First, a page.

Saturday, February 7, 2009

Helen's Babies, by John Habberton


This is an old book. I mean REALLY old. Like 1876 copyright old.

It came in one of those mystery packages my mom likes to send me when she's cleaning out her closets. Apparently my grandmother had given this to me (there was an inscription on the title page) and I had never realized it.

So when I had nothing else to read and had some time to myself, I thought I had better finally read it. Grandmother has been dead for, let me think, 21 years now (wow) so maybe it's about time.

Definitely not an award winner, but quaintly charming for all that. A young man receives a letter from his married sister, begging him to come housesit while she and her husband are away for two weeks. And would he be a dear and just check on her little angel children once in a while? Yes you will won't you?

And then all hell breaks loose. The "little angels" are five year old Budge, and three year old Toddie, and Uncle Harry finds himself saving them from near disaster time after time. The young man gets an occasional break when the hired girl gives them their baths or puts the younger one down for a nap. However much of his time is trying to live up to their expectations of bedtime and storytime and so one, continually saying, "that's not how Papa does it." They get into his trunk, destroy a bouquet he tries to send to young lady down the road, get trapped in mud that he has to rescue them from (and then appear all spattered in said mud as the certain young lady rides down the road) and generally drive him to distraction.

It's fun to see how different the children's lives are compared to modern children. These children are allowed to go outside by themselves with apparently no supervision. These children are able to climb outside on the piazza roof outside their bedroom windows. (What no crib with closely set bars?) The five year old is allowed to drive a little cart pulled by a goat by himself (Yes there were two accidents with the goat and the author relates it's a good thing they landed on their heads:-0) No child resistant safety caps on drugs - (can you say Paregoric?), no supervision when they play with rubber cement (oh sweetie, you redecorated your room), and no television or radio means they are busy, busy, busy all the time (where's the Ritalin?).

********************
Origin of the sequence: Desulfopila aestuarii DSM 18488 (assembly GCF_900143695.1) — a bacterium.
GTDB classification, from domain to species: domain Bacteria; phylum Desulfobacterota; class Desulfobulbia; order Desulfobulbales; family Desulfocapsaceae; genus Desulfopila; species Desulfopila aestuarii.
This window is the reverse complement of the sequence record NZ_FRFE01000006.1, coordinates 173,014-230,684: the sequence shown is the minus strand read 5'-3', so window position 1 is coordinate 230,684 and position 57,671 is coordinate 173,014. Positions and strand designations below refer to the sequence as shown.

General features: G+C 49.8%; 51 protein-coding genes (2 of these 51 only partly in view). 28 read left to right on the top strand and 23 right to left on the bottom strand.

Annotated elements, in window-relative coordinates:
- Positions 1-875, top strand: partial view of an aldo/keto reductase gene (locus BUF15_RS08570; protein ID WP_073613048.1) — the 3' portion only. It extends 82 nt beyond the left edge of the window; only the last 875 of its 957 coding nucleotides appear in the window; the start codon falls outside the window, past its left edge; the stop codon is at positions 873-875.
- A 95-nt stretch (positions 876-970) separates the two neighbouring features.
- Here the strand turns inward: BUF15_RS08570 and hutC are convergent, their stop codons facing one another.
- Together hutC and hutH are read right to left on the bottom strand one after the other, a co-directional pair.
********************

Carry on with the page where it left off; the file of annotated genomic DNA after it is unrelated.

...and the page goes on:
Then there is the fact that the younger one wears a dress, and they both have knotted towels for dolls, and that's perfectly alright. Now, there is no mention of diaper changing, so I can only assume that if the three year old isn't potty trained, that it would be easier to change said diapers if he is in a dress.

The war that is referred to is of course the civil war, in which the young man and the boys' father both participated. Knowing that, you can bet there are traditional views that men and women have their separate places in society. I didn't see any overt mysogyny, but I did like one paragraph that I think I will quote here. The young man has just put the nephews to bed, and he falls down on his own bed without changing to sleepwear beforehand and ponders:

Mothers of American boys, accept from me a tribute of respect, which no words can fitly express - of wonder greater than any of the great things of the the world has inspired - of adoration as earnest and devout as the Catholic pays to the Virgin. In a single day, I, a strong man, with nothing else to occupy my mind, am reduced to physical and mental worthlessness by the necessities of two boys not overmischievous or bad. And you - Heaven only knows how - have unbroken weeks, months, years, yes lifetimes of just such experiences, and with them, the burden of household cares, of physical ills and depressions, of mental anxieties that pierce your hearts with as many sorrows as grieved the Holy Mother of old. Compared with thy endurance, that of the young man, the athlete, is as weakness; the secret of they nerves, wonderful even in their weakness, is as great as that of the power of the winds. To display decision, thy opportunities are more frequent than those of the greatest statesmen; thy heroism laughs into insignificance that of fort and field; thou art trained in a school of diplomacy such as the most experienced court cannot furnish. Do scoffers say thou canst not hold the reins of government? Easier is it to rule a band of savages than to be the successful autocrat of thy little kingdom. Compared with the ways of men, even thy failures are full of glory. Be thy faults what they may, they one great, mysterious, unapproachable success places thee, in desert, far above warrior, rabbi or priest.


Now, do you think that is "putting women on a pedestal" or just a guy that finally has an inkling of what it's like to raise children?

To put a nice little ending to the story, the young man gets engaged to the young lady. She was apparently impressed with how patience he was with his nephews, and judged him prime marrying material. The young man even learns to love his nephews despite all the trouble they give him. You're probably thinking "how sappy" but, well, in a way it was refreshing.

If you happen to run across a copy, don't throw it out right away.

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